Impedance - General
Impedance: For real-time cell analysis
Impedance-based cell analysis is a well-established technique for monitoring the presence, morphology, and behavior of cells in culture. Impedance describes the obstruction to alternating current flow. To measure impedance, small electrical currents are delivered to electrodes embedded in a cell culture substrate. The opposition to current flow from one electrode to another defines the impedance of the cell-electrode interface. When cells are present and attached to the substrate, they block these electrical currents and are detected as an increase in impedance.
Impedance is sensitive to many aspects of cell behavior: attachment, spreading, shape, cell-cell connections (e.g. tight junctions), and death. Even small transient changes, such as swelling or signaling, are detectable by impedance. Because impedance is noninvasive and label free, the dynamics of these changes can be monitored in real time over minutes, hours, or even days without disturbing the biology.
Interdigitated electrodes embedded in the cell culture substrate at the bottom of each well detect small changes in the impedance of current flow caused by cell presence, attachment, and behavior.
In the example below, the electrodes are initially uncovered before cells are added. The electrical current passes easily and the impedance is low. When cells begin to attach and cover the electrodes, less electrical current passes and the impedance is high. After dosing with a cytotoxic agent, cells die or detach, and the impedance decreases back towards baseline.
Impedance measures how much electrical signal (orange arrows) is blocked by the cell-electrode interface. Impedance increases as cells cover the electrode and decreases back to baseline due to cell death.
Continuous cell monitoring
Many cell-based assays are endpoint assays, limited to a single snapshot in time. Repeating these assays at multiple time points can be labor intensive, time consuming, and costly. Key time points can be easily missed. Impedance-based cell analysis is nondestructive and label free, meaning that cellular dynamics can be monitored continuously.
The impedance assay can be used to characterize dynamic cell profiles, revealing how cells grow, attach, and interact over time. Each cell type exhibits a different cell profile, or “fingerprint”, of dynamic cell behavior. These profiles are sensitive to cell type, density, purity, and environmental factors. In this example, the Maestro Z impedance assay readily distinguished cell profiles across different cell densities and cell types.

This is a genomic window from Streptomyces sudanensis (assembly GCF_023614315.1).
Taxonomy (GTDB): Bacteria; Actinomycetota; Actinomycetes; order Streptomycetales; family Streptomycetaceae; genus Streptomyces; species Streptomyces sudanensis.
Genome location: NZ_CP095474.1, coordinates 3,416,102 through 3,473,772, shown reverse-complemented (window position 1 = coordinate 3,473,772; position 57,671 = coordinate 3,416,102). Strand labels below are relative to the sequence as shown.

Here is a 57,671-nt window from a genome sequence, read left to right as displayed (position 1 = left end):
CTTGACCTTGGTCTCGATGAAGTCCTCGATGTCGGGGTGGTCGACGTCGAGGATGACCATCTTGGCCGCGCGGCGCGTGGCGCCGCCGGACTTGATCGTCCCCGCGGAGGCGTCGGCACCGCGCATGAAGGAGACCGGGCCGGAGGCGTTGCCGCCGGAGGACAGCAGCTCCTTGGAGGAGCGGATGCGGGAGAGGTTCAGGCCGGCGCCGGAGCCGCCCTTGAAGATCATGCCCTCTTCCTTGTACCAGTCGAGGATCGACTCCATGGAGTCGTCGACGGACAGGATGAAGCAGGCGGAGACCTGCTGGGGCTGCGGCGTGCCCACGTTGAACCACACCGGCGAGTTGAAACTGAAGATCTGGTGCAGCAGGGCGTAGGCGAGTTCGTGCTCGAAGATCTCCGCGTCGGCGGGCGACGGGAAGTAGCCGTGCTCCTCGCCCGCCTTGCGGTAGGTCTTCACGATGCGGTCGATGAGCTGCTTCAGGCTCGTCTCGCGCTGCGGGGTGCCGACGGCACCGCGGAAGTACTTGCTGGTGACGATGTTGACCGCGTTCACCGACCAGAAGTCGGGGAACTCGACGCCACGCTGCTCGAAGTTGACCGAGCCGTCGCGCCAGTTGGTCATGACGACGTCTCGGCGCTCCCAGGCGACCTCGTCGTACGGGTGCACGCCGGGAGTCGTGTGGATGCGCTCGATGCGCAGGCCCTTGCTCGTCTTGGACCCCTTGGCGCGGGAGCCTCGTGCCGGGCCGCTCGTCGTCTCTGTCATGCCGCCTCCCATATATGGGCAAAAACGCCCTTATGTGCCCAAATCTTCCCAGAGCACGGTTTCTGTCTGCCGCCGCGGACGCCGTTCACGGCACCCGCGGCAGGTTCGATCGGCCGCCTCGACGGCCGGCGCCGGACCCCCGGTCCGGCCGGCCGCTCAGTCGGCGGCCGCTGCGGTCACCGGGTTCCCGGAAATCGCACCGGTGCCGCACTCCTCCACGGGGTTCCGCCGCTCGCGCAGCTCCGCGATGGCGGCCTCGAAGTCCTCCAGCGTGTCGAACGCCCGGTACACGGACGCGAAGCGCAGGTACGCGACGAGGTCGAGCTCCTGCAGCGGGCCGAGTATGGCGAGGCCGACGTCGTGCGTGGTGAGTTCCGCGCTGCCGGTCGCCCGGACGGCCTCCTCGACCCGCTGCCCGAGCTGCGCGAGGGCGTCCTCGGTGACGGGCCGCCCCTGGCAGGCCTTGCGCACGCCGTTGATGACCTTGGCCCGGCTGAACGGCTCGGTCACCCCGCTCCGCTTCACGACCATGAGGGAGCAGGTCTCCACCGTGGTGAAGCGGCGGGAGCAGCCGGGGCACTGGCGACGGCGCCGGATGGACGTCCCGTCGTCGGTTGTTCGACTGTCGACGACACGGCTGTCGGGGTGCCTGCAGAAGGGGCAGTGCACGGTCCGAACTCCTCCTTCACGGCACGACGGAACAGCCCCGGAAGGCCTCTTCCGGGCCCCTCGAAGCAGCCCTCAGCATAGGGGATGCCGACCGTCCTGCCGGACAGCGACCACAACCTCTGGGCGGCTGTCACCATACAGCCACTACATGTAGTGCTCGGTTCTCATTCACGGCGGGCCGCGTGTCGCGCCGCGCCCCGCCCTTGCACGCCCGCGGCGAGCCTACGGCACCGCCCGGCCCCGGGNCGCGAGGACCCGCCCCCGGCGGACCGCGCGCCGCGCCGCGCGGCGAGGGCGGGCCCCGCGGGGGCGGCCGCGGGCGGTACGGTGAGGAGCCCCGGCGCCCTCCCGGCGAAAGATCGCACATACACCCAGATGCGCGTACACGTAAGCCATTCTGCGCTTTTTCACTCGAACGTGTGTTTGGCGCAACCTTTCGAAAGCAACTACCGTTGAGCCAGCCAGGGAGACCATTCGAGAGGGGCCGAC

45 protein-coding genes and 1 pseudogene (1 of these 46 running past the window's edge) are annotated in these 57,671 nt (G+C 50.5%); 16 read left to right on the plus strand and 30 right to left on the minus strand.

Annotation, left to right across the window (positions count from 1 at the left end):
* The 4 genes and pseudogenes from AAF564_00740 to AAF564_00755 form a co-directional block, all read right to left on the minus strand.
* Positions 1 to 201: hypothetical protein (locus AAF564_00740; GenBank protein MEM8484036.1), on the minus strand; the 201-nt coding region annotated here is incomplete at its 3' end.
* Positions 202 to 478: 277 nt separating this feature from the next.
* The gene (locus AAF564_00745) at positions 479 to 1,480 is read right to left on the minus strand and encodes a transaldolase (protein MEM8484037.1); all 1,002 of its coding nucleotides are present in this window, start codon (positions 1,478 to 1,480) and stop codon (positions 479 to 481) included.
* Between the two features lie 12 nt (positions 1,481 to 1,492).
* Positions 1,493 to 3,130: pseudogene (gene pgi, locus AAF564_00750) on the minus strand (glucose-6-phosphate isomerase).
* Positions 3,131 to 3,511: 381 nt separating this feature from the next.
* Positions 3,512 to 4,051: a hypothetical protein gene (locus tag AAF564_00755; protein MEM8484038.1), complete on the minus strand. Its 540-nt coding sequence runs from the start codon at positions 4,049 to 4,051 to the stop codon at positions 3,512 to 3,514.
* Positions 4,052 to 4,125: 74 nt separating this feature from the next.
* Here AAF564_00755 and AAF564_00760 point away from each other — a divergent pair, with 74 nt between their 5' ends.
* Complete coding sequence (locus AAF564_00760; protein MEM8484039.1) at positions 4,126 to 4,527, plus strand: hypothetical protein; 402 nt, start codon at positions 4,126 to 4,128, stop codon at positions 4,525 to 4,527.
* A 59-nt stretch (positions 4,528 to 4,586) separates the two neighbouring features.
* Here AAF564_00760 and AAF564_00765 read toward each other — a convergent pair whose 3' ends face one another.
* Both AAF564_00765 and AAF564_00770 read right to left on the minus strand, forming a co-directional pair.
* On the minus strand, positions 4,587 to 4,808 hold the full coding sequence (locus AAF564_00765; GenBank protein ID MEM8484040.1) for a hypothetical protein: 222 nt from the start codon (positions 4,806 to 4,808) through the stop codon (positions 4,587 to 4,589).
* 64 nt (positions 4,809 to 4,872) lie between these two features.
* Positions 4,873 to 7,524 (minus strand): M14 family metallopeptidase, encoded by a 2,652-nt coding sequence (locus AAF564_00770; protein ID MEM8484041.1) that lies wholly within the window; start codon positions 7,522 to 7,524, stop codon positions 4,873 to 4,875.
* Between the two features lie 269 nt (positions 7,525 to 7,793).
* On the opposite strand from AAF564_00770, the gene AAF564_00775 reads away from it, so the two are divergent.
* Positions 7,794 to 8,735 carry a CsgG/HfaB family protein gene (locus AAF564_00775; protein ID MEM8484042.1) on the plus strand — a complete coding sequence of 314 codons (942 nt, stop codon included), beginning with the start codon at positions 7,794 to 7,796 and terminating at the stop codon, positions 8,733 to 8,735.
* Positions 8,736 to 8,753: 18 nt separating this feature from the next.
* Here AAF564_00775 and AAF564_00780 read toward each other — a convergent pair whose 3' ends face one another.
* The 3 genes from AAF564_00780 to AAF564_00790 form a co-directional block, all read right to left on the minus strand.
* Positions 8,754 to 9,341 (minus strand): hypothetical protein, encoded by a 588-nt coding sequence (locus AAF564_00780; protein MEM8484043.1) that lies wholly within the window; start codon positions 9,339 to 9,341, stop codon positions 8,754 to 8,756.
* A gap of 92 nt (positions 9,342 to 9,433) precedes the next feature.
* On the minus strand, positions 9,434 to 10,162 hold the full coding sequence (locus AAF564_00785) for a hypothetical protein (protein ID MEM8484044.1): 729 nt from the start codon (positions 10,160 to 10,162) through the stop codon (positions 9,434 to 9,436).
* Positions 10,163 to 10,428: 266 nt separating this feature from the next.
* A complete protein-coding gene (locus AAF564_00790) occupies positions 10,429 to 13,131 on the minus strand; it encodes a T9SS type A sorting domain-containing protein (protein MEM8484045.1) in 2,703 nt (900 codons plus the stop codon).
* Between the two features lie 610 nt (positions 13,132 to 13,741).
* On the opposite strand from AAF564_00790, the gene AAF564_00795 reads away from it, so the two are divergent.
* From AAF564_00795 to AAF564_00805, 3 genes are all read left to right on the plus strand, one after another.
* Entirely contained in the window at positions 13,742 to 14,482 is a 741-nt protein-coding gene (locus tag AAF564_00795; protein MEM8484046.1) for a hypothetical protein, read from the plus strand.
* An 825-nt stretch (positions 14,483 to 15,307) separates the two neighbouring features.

(A, B) HeLa cells were seeded on a CytoView-Z plate at varying densities and the impedance was continuously monitored by the Maestro Z. Impedance scaled proportionally with cell density and readily distinguished different densities of the same cell type. (C) Maestro monitored the growth of three cell types, HeLa, A549, and Calu-3, and readily distinguishes their distinct cell profiles over time.
The Maestro Z impedance assay can also be used to capture the kinetics of cell responses to drugs or immune cell therapies. The kinetics, which cannot be captured by endpoint assays, often provide key insights into the efficacy of novel therapies. In the example below, the Maestro Z impedance assay was used to quantify the kinetics of cytotoxicity of chemotherapy agents.
A549 cells were dosed with dox, vehicle (DMSO), or tergazyme. Wells dosed with tergazyme showed an immediate decrease in impedance, reflecting complete cell death. Higher doses of dox resulted in a slower decrease in impedance and cell death. Cells dosed with 1 μM dox reached 50% cytolysis at 31 hrs.
Different frequencies reveal cell properties
Impedance varies with frequency, such that different frequencies reveal different aspects of cell biology. The small currents used to measure impedance will always take the path of least resistance. At low frequencies, such as 1 kHz, the impedance of the cell membrane is relatively high, forcing the current to flow under and between the cells. Low frequencies provide details about barrier integrity, the presence of gap junctions, and transepithelial or transendothelial resistance (TEER).
At high frequencies, such as 41.5 kHz, the impedance (and capacitive reactance) of the cell membrane is relatively low. Thus, most of the current couples capacitively through the cell membranes, providing information about the cell layer such as confluency and coverage.
In other words, low frequencies are sensitive to “what” cells are there, whereas high frequencies are sensitive to “how many” cells are there. The Maestro Z impedance assay uses multiple frequencies to provide the most information about the cells, simultaneously, continuously, and in real time.
Multiple frequencies were used to simultaneously and continuously monitor the coverage and barrier function (TEER) of Calu-3 and A549 cells. Coverage, measured as resistance at 41.5 kHz, increases over time for both cell types. TEER, measured at 1 kHz, reveals that only Calu-3 cells form a strong barrier, as they express tight junctions to block flow between neighboring cells.